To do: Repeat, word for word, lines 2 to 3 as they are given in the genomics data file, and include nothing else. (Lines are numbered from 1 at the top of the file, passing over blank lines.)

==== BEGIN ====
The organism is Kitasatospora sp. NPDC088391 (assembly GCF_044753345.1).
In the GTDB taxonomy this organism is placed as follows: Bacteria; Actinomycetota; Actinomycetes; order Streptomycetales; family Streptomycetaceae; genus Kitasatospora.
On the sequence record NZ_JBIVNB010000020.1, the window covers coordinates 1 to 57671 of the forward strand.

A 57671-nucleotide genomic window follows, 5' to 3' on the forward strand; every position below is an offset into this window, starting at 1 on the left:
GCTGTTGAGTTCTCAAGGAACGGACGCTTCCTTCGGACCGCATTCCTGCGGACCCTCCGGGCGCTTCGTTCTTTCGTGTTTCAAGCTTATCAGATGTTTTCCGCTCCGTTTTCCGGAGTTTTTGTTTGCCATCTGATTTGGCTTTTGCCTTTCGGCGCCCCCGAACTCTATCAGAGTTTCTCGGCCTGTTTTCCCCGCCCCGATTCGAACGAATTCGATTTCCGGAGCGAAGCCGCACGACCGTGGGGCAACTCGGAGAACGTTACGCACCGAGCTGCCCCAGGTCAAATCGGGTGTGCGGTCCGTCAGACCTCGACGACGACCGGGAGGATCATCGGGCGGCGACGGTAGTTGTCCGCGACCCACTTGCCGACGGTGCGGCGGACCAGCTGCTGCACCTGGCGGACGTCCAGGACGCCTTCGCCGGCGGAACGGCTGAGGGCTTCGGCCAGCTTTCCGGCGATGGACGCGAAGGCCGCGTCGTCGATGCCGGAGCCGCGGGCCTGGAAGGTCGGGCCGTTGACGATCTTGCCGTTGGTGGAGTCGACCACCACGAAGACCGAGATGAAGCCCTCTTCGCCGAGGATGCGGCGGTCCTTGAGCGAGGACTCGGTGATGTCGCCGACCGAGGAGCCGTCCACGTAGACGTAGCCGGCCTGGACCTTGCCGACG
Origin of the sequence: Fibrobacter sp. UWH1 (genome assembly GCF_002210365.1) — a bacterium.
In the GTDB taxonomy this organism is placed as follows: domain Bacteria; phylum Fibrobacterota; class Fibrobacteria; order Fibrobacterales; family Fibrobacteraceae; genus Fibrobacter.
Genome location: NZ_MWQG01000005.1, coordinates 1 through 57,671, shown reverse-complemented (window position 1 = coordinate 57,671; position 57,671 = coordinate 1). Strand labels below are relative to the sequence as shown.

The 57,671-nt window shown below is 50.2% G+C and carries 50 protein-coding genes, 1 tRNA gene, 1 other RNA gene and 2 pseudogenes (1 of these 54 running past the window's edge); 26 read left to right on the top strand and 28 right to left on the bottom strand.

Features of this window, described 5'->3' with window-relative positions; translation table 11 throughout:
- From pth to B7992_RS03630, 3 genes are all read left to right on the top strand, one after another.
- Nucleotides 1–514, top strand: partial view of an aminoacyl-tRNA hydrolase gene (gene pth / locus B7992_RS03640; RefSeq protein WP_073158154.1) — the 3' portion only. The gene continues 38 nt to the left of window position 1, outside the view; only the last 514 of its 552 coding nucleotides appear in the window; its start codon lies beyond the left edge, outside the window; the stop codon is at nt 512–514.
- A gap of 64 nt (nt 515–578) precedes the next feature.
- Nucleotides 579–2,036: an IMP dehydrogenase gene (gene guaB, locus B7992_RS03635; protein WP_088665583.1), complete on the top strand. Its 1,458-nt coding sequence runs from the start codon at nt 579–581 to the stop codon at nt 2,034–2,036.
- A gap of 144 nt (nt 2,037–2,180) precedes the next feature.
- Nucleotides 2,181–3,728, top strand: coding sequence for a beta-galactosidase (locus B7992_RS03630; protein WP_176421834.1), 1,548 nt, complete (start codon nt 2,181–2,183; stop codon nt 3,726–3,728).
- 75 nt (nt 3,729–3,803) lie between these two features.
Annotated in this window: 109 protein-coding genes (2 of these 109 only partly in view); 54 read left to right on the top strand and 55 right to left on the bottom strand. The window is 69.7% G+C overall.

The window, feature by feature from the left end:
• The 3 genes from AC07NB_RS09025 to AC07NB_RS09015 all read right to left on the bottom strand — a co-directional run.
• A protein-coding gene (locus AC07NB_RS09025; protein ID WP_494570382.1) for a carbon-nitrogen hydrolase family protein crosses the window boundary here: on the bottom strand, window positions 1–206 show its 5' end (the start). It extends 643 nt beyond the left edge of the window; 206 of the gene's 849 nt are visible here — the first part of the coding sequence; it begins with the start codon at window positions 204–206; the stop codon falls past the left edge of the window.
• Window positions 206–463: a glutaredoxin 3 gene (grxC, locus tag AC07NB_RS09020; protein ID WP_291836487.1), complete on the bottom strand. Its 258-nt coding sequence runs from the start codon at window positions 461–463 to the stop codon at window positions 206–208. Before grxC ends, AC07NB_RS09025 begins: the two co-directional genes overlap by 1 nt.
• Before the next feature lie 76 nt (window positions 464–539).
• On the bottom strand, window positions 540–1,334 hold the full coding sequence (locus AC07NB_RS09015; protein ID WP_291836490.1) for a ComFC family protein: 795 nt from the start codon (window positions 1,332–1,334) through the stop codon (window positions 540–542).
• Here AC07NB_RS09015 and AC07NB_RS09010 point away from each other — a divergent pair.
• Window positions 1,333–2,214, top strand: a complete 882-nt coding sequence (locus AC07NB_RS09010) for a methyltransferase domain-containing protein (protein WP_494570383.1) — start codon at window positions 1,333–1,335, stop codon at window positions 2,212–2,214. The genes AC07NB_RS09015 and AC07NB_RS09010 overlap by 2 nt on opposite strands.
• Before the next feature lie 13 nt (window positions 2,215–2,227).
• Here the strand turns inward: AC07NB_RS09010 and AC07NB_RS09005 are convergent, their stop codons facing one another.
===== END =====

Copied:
In the GTDB taxonomy this organism is placed as follows: Bacteria; Actinomycetota; Actinomycetes; order Streptomycetales; family Streptomycetaceae; genus Kitasatospora.
On the sequence record NZ_JBIVNB010000020.1, the window covers coordinates 1 to 57671 of the forward strand.